Don Shula, legendary Hungarian American NFL head coach dies at 90

Donald Francis Shula, a Hall of Fame NFL coach who led the Miami Dolphins to two Super Bowl titles, has died. He was 90.

The team issued a statement that Shula passed away peacefully at his home.  “Don Shula was the patriarch of the Miami Dolphins for 50 years. He brought the winning edge to our franchise and put the Dolphins and the city of Miami in the national sports scene,” reads the statement.

Don Shula

He retired in 1995 after coaching the Dolphins for 26 seasons earning five AFC Championships and two Super Bowl victories.  Not a bad record.  It is worth to mention that in 1968 he recruited another Hungarian American football legend, Larry Csonka.

Shula and Larry Csonka (right).

Shula was born in a Hungarian immigrant family at Grand River, Ohio near Cleveland.  Shula, the family name, does not sound Hungarian – so I looked up his family history.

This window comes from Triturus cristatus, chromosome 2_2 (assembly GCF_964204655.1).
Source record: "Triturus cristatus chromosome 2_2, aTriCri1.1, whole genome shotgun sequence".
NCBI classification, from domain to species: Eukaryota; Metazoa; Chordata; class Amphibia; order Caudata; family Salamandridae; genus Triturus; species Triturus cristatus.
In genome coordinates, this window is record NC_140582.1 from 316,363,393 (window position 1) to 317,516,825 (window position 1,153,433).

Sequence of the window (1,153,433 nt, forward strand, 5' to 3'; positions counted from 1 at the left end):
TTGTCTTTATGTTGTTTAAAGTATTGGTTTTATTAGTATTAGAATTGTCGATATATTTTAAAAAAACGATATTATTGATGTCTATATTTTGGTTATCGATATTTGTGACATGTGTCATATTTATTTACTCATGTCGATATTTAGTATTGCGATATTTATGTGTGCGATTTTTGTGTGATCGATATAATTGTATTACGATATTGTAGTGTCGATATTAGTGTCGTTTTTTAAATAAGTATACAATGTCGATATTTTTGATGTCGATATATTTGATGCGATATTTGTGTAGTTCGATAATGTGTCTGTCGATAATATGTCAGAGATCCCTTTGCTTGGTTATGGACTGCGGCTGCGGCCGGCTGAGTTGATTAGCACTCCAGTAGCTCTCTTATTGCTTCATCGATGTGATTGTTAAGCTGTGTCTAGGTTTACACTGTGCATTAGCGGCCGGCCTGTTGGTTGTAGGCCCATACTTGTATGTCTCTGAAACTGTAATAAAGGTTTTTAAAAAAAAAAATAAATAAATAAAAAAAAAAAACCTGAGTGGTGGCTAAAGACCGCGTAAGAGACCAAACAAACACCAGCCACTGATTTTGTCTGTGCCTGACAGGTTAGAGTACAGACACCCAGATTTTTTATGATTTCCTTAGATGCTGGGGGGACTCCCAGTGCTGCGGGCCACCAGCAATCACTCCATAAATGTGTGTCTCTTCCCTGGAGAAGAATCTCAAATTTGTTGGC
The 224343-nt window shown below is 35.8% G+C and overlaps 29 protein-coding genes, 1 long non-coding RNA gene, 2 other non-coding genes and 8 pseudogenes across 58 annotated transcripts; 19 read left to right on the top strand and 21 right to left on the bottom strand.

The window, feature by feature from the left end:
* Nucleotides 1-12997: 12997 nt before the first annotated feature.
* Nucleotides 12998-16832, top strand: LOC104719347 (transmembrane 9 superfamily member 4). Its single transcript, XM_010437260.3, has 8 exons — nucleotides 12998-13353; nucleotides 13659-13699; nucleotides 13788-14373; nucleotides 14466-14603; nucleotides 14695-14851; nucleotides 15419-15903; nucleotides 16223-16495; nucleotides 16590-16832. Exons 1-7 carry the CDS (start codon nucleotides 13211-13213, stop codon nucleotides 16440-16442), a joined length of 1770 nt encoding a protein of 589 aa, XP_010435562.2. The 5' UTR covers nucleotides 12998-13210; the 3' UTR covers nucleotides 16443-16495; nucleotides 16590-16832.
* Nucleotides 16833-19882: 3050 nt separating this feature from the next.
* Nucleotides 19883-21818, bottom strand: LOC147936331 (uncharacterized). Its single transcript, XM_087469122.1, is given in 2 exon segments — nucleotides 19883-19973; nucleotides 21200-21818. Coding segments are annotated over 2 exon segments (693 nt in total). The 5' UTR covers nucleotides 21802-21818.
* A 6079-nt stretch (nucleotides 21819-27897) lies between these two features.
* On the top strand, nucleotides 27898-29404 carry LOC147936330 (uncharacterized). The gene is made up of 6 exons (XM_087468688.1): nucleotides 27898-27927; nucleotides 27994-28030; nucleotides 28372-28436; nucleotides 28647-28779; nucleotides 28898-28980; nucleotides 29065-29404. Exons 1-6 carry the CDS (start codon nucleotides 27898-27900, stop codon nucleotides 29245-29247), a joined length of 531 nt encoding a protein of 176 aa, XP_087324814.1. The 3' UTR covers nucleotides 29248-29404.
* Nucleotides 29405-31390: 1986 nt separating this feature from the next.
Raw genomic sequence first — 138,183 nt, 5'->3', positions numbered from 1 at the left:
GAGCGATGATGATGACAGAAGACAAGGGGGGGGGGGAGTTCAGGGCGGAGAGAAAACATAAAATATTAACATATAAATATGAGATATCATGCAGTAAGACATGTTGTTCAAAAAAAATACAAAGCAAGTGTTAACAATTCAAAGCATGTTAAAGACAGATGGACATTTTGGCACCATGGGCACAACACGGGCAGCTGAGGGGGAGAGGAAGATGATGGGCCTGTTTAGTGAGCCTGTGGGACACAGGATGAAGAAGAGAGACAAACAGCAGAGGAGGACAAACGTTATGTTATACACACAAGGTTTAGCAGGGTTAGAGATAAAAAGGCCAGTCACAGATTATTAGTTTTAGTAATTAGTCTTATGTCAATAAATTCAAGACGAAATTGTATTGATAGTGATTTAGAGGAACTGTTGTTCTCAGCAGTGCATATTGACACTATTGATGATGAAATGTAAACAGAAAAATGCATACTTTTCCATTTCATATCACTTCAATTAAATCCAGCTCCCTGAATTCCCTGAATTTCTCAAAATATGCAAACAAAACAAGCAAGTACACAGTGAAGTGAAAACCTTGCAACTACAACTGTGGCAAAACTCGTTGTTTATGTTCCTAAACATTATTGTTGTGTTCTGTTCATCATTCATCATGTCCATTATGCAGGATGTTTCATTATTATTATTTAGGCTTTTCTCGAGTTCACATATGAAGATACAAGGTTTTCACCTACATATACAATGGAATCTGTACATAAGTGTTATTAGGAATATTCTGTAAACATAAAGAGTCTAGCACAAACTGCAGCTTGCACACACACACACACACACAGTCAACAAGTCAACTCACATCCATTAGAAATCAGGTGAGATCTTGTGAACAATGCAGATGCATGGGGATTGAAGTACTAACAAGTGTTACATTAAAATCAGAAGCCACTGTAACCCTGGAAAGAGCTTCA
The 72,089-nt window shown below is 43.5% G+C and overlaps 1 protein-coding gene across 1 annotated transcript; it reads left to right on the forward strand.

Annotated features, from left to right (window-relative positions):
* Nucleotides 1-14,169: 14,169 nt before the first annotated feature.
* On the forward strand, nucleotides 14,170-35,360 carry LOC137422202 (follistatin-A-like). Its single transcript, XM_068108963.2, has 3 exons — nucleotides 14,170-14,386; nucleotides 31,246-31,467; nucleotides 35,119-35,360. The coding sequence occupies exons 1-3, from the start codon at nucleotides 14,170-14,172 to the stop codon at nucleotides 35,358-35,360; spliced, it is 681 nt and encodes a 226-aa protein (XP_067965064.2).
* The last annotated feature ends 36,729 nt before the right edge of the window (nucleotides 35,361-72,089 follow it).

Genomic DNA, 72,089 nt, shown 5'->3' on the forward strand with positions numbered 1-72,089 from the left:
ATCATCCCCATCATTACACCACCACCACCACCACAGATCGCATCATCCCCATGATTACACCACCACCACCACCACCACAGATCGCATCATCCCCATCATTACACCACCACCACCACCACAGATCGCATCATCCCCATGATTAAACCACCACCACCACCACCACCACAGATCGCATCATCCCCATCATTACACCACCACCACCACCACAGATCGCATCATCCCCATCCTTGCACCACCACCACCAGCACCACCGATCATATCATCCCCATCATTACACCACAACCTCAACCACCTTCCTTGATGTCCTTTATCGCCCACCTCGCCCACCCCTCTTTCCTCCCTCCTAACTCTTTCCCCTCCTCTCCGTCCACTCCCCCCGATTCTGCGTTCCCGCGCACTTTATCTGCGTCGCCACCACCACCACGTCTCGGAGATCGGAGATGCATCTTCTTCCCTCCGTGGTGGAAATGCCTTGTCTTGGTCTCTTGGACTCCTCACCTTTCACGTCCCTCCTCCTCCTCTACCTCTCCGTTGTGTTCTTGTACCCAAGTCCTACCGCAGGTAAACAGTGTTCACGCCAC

Don’s father, Dénes Süle was born in Hungary in 1900.  He came to the US as a young boy with his parents Róza Kecskés and father Ferencz. The family hails from Magyargencs, Veszprém County, Hungary and settled in Ohio which has a large Hungarian community.  They were Lutherans (Evangélikusok in Hungarian) and affiliated with the Hungarian Reformed Church in the US.

Dénes used the name Dan in the US, although he signed his military record as Daniel.  He married a deeply religious woman, Mary Miller who insisted on a Catholic wedding so he converted to Catholicism in 1921.  The family lived in the Painesville, OH area where Dan worked at the Kallay Brothers Nursery and later as a commercial fisherman.

According to the legend the family got frustrated when people couldn’t pronounce their name so they changed it to Shula which sounds more like the Hungarian original.

Son Donald Francis was born in 1930.  His first language was Hungarian but never maintained frequent contact with the Hungarian American community although he visited relatives in Hungary with his father. Mary, his mother, was very strict.  All her kids received a proper Catholic upbringing.

Out of the 33 years of being a head coach in the NFL, Don Shula only had two losing seasons.  He is considered one of the greatest coaches in the franchise’s history.

Shula (right) with President Obama in 2013

György Lázár

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